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A standard Hybrid electric vehicle (HEV)
primarily utilises the combustion engine. However under heavier loads it works together with the electric motor to minimise fuel consumption, conserve energy, and even recuperate energy in some particular driving situations (e.g. cruising, braking, stopping, etc.). The battery is charged either by the combustion engine or by energy recuperation.
As a result, fuel efficiency is greatly increased. Especially for stop-and-start city driving.
What’s a PHEV (Plug-in Hybrid Electric Vehicle? And what are the benefits compared to an HEV.
A Plug in Hybrid Electric Vehicle (PHEV) works similar to, and has all the benefits of, a HEV. But you can also charge the (much bigger) PHEV battery externally to allow it to drive for more than 50km on full Electric mode. If the battery is la little low it simply reverts back to normal HEV mode and “self-charges” through the engine or energy recuperation.
A PHEV in full EV mode can typical save you more than €3 per 100km driving when compared against a HEV running at 4.5l/100km. So for someone who drives 50km, or less, each trip you can get all the benefits of a Full Electric vehicle while having the option to change to HEV on longer journeys.
People often talk about hybrid cars giving you “the best of both worlds”, and that is absolutely true: A hybrid vehicle is able to switch between both powertrains or make them work together to always deliver the solution that powers the car forward with maximum efficiency.
As mentioned above, when in full electric mode a PHEV simply uses the battery and electric motor to do all of the work. But when the battery is low it reverts back to normal hybrid mode.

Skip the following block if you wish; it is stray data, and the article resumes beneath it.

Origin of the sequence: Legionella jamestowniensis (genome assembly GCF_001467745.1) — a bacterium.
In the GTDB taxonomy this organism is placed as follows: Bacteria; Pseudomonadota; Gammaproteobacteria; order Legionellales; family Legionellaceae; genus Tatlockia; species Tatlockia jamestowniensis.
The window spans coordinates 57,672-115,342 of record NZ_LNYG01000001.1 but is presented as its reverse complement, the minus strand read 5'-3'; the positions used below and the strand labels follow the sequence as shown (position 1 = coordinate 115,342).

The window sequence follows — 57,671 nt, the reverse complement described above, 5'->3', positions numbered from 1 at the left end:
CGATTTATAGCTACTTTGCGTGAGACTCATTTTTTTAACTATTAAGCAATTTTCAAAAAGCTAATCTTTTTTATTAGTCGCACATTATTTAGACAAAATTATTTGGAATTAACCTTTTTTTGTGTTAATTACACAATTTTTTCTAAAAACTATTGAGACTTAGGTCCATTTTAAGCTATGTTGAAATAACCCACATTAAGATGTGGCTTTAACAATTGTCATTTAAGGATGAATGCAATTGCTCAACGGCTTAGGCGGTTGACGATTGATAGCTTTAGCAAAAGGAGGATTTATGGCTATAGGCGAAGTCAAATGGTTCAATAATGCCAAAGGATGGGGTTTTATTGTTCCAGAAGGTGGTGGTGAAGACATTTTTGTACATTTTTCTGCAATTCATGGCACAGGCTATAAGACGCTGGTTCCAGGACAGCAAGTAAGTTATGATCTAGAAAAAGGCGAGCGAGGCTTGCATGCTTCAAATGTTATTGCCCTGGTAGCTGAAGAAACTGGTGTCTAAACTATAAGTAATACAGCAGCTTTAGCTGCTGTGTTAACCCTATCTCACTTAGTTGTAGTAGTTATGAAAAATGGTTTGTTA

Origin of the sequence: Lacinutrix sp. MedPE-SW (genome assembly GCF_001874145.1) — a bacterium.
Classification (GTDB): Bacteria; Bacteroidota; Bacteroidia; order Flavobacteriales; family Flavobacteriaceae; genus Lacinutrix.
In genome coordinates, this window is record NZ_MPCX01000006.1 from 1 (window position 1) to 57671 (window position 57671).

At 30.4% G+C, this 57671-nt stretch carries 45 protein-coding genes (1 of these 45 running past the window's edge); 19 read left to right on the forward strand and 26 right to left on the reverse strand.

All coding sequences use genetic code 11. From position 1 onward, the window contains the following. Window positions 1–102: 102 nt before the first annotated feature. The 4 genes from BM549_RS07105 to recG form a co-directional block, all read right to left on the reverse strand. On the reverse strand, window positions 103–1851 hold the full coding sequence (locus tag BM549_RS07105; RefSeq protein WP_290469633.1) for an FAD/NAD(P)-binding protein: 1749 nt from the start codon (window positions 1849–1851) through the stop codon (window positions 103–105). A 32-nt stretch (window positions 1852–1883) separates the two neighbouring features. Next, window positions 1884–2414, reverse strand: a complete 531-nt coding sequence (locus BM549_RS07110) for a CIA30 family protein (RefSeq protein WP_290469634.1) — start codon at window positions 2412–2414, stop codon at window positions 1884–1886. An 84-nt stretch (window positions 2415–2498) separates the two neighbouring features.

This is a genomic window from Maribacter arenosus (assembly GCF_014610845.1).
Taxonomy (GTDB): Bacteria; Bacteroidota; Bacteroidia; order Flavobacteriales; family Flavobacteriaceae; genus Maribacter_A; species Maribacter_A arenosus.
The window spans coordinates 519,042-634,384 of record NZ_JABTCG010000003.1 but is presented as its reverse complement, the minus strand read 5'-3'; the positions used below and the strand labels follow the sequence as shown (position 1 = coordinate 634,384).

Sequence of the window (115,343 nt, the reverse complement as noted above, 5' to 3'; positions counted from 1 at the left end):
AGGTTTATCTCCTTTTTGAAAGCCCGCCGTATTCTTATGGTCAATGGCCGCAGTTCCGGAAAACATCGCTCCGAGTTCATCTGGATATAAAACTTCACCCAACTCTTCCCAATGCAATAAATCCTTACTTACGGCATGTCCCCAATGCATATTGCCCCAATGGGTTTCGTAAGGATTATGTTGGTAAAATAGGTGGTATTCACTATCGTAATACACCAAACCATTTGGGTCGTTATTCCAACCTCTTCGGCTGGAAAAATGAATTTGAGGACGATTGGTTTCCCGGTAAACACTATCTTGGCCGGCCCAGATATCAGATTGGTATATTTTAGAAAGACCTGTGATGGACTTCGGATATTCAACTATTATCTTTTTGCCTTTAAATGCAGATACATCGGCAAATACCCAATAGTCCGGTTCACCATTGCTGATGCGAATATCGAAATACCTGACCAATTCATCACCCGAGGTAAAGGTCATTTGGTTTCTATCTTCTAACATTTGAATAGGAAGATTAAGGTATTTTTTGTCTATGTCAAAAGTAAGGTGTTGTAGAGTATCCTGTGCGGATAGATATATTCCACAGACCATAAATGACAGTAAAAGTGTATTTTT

Let's take a closer look...
When driving off from a stop position
Whenever accelerating from a stationary position, up to a speed of approximately 25 km/h, hybrid cars are powered by the electric motor (which draws on the battery power). This is one reason why hybrids are particularly efficient during city driving.
When driving at moderate speed
Whenever cruising, hybrids are powered mainly by the combustion engine – as this is when it works most efficiently. During this time, the engine can also power the generator, which recuperates electricity used to recharge the battery for later use.
When accelerating strongly
Whenever you have your foot down firmly on the accelerator pedal, both the combustion engine and electric motor work together to increase power to the wheels. This is thanks to the power-split transmission, which combines the torque output of each powertrain at the same time.
When braking or cruising
Whenever you apply the brakes or take your foot off the accelerator pedal, hybrid cars make use of a system called “smart regenerative braking”. So hybrids do two things: they stop feeding power to the wheels, and use the power of the rotating wheels to recuperate energy while slowing down the car. This produces electricity which again is used to recharge the battery for later use.
When coming to a complete stop
Whenever you apply the brakes with the intention of stopping completely, hybrids completely turn off both the combustion engine and electric motor. The battery power is used to keep operating any other vehicle systems you might need (like your radio, or headlights, etc.)
The new Kia e-Niro.
There's nothing like a Niro.